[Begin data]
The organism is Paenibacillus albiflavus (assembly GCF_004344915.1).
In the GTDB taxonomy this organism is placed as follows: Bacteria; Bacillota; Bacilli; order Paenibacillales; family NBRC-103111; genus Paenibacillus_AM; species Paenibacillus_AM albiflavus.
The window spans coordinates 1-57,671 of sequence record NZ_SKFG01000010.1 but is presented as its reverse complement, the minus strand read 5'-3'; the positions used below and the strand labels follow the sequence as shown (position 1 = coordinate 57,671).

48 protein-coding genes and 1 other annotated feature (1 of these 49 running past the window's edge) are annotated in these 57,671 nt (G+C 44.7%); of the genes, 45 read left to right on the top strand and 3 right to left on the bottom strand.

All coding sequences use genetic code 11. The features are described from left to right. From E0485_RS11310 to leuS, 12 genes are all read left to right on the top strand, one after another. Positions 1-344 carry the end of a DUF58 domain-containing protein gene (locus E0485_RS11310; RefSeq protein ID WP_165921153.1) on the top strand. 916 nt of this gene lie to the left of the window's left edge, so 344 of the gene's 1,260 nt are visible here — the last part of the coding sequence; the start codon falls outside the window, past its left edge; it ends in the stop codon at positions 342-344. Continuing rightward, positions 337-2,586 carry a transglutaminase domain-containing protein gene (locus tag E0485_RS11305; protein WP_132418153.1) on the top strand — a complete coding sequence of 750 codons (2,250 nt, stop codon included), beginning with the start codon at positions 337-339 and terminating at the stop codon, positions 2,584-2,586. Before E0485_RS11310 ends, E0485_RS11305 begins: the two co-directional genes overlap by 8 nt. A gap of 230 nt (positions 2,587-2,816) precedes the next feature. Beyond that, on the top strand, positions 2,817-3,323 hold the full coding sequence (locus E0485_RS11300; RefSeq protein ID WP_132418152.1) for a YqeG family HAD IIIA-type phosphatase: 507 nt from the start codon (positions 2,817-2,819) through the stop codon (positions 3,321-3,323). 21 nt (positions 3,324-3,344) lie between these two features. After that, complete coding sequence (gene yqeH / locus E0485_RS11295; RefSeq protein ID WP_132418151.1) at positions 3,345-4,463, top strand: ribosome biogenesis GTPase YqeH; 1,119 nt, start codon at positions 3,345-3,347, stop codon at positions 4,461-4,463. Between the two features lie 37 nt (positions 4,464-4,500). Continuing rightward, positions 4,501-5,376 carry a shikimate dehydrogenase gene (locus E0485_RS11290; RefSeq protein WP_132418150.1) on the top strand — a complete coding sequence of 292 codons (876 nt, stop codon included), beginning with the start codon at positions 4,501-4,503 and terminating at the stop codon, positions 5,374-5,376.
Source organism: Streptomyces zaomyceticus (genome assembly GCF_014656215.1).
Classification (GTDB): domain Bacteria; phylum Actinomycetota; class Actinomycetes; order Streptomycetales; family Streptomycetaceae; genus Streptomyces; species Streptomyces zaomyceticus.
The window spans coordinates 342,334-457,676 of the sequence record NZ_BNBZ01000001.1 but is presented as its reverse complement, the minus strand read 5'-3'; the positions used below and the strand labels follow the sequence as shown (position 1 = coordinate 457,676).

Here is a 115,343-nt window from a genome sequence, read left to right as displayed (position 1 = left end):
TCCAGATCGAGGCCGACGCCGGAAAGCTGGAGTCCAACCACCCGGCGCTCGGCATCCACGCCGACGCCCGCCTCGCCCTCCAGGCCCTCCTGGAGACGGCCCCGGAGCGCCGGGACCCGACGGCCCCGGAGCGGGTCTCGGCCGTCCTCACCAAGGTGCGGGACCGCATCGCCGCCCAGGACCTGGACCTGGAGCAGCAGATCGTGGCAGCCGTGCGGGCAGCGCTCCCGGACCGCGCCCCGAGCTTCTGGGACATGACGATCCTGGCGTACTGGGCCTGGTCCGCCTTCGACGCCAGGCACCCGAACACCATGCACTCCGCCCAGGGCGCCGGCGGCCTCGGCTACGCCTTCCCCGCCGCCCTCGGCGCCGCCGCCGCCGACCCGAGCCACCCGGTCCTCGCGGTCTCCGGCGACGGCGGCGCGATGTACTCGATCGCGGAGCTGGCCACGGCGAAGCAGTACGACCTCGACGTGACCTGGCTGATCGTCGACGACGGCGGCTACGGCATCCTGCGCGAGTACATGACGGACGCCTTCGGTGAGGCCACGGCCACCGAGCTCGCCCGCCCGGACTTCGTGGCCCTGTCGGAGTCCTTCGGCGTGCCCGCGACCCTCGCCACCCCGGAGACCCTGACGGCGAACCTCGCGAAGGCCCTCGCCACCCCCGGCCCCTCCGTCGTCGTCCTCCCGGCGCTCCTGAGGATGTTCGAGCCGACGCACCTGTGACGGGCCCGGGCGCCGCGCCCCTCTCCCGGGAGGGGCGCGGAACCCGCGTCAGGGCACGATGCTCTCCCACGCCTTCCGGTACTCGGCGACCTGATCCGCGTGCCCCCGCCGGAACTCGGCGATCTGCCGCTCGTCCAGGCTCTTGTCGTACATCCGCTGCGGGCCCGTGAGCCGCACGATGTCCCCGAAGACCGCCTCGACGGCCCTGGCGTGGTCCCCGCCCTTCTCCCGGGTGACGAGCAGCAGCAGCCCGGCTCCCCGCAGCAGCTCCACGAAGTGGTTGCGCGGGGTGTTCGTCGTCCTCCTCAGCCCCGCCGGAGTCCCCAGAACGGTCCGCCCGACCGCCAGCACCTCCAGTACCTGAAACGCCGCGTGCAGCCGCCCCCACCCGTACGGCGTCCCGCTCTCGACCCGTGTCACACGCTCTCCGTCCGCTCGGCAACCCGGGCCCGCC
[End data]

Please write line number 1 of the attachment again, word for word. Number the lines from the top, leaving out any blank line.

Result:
The organism is Paenibacillus albiflavus (assembly GCF_004344915.1).